The words “cuisine factory” are written on the façade of Café Tolo, odd since it is a small place doing something close to home cooking. At lunchtime, though, this is not so far from the mark. Almost everyone orders the formula (at €12 for two courses or €15 for three, why wouldn’t they?) and the lentil salads were coming off the line in a way that would make Henry Ford smile. I quite liked that salad, doused with vinaigrette and covered with pink slips of a terrine of pig’s head. (This might sound more appetizing in French, I realize.)
If you prefer your charcuterie unadulterated, Café Tolo offers plates of Basque meats. It is, ostensibly, a Basque restaurant, run by a hardworking woman with no small amount of pride. Stuffed piquillos, chipirons with their ink, piperade, and the effervescent white wine of the region make appearances on the menu.
I’ve never ordered off the menu, though. Like just about everyone else, I get the €12 euro lunch deal. In colder months I had a salad with fried gèsiers — gizzards — followed by a satisfying ham and endive gratin. In late spring I had a bright gazpacho and faux paella. Yesterday I had that lentil salad and breaded merlu (hake to us, not unlike cod) with rice and a lemony buerre blanc. Colorful comfort food.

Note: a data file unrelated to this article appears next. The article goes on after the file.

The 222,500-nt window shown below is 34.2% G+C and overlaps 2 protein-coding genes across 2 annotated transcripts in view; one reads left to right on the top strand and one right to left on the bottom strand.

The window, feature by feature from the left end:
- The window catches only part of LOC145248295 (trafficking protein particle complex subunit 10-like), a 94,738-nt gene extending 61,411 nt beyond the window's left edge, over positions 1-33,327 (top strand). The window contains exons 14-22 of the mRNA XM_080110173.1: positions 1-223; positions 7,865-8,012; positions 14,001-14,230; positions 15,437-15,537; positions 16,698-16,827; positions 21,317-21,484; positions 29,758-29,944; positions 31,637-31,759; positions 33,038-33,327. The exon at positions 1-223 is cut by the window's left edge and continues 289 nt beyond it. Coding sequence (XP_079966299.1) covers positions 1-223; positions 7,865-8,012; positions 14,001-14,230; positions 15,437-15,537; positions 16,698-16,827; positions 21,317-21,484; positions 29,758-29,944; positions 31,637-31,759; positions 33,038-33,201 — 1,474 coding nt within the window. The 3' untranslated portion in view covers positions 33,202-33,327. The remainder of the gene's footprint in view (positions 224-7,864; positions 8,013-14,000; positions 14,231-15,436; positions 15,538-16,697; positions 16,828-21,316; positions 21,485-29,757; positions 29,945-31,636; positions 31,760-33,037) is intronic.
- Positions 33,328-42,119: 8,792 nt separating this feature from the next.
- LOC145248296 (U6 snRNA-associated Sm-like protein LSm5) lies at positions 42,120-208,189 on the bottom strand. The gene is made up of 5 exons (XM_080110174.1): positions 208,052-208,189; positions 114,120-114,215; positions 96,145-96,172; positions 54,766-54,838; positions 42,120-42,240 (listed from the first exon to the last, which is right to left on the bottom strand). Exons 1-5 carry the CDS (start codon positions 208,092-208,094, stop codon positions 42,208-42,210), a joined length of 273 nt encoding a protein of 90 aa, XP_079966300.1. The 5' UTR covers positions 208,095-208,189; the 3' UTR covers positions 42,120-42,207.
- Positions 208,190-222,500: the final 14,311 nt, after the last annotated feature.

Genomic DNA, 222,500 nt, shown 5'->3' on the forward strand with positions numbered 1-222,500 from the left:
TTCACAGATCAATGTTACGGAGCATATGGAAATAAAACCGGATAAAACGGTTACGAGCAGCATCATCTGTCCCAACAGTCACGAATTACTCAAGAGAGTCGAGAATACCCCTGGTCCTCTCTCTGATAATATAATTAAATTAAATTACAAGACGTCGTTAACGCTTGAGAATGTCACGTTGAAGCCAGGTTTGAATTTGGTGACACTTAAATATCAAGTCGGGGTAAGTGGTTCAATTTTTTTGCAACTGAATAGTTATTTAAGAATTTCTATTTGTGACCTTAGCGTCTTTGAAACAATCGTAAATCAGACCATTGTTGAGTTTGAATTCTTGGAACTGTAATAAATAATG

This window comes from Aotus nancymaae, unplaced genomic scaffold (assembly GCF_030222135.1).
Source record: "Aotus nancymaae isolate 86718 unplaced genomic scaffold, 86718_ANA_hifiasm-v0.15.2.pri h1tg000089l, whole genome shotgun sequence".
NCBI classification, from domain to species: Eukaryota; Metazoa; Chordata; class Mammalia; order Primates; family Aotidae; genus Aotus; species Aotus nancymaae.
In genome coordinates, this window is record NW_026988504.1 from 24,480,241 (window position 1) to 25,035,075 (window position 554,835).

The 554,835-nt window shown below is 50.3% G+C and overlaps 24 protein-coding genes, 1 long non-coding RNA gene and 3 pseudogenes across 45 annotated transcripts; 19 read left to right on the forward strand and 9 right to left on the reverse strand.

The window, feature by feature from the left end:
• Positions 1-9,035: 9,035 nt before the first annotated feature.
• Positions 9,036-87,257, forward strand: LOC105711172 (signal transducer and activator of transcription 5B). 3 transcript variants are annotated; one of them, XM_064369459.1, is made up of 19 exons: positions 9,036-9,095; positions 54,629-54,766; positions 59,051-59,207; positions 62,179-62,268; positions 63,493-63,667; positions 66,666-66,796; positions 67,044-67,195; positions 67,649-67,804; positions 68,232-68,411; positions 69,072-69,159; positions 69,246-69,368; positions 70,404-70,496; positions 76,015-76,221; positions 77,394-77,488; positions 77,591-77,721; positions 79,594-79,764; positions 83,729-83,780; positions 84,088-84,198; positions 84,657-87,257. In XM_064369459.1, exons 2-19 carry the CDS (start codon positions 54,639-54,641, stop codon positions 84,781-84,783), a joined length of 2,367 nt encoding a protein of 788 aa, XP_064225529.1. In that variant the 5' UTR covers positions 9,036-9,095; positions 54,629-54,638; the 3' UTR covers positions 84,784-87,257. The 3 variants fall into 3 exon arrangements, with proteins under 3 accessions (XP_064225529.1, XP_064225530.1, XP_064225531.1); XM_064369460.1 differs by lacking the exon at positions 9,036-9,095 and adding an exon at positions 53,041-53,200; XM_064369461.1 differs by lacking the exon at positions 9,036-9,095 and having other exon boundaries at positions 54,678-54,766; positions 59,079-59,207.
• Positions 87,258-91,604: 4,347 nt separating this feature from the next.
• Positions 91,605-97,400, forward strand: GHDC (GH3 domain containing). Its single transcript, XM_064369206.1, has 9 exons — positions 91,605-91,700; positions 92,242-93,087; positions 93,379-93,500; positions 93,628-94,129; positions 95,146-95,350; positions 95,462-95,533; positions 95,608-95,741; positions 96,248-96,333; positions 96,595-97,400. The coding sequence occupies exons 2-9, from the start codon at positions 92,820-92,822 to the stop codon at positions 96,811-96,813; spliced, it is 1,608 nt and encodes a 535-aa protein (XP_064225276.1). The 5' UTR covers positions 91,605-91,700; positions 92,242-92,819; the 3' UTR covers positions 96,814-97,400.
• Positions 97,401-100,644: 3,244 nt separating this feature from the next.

It’s a playful room, colorful with deliberately mismatched chairs, wooden tables, a gym mat serving as the backrest along the banquette. It’s like an elementary school class room, or perhaps the cafeteria, if you can imagine a grade school kitchen with hams hanging among garlands of peppers.
This is not a destination restaurant, but it’s a fine choice if you’re hungry in the neighborhood. I only have to cross the street once to get to Café Tolo. For me, it’s worth the trip.
Café Tolo 3 rue Eugene Varlin, Paris 75010, 01 42 05 22 51